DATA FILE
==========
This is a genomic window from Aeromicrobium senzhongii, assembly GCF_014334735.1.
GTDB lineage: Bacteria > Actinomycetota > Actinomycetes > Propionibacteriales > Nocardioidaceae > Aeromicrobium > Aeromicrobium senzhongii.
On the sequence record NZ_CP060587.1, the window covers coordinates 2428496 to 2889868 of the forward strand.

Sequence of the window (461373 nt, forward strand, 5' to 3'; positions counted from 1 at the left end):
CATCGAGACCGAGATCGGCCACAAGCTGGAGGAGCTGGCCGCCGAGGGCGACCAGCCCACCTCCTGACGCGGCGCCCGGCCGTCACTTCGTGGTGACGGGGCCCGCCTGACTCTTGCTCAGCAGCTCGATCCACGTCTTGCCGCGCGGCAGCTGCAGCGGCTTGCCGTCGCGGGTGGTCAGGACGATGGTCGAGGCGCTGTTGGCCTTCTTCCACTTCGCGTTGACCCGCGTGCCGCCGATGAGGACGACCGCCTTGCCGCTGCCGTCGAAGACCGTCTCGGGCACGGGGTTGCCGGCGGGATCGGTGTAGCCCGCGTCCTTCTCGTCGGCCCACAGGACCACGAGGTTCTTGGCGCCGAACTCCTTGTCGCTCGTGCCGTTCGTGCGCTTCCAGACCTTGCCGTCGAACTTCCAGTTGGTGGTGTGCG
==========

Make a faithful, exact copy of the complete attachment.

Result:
This is a genomic window from Aeromicrobium senzhongii, assembly GCF_014334735.1.
GTDB lineage: Bacteria > Actinomycetota > Actinomycetes > Propionibacteriales > Nocardioidaceae > Aeromicrobium > Aeromicrobium senzhongii.
On the sequence record NZ_CP060587.1, the window covers coordinates 2428496 to 2889868 of the forward strand.

Sequence of the window (461373 nt, forward strand, 5' to 3'; positions counted from 1 at the left end):
CATCGAGACCGAGATCGGCCACAAGCTGGAGGAGCTGGCCGCCGAGGGCGACCAGCCCACCTCCTGACGCGGCGCCCGGCCGTCACTTCGTGGTGACGGGGCCCGCCTGACTCTTGCTCAGCAGCTCGATCCACGTCTTGCCGCGCGGCAGCTGCAGCGGCTTGCCGTCGCGGGTGGTCAGGACGATGGTCGAGGCGCTGTTGGCCTTCTTCCACTTCGCGTTGACCCGCGTGCCGCCGATGAGGACGACCGCCTTGCCGCTGCCGTCGAAGACCGTCTCGGGCACGGGGTTGCCGGCGGGATCGGTGTAGCCCGCGTCCTTCTCGTCGGCCCACAGGACCACGAGGTTCTTGGCGCCGAACTCCTTGTCGCTCGTGCCGTTCGTGCGCTTCCAGACCTTGCCGTCGAACTTCCAGTTGGTGGTGTGCG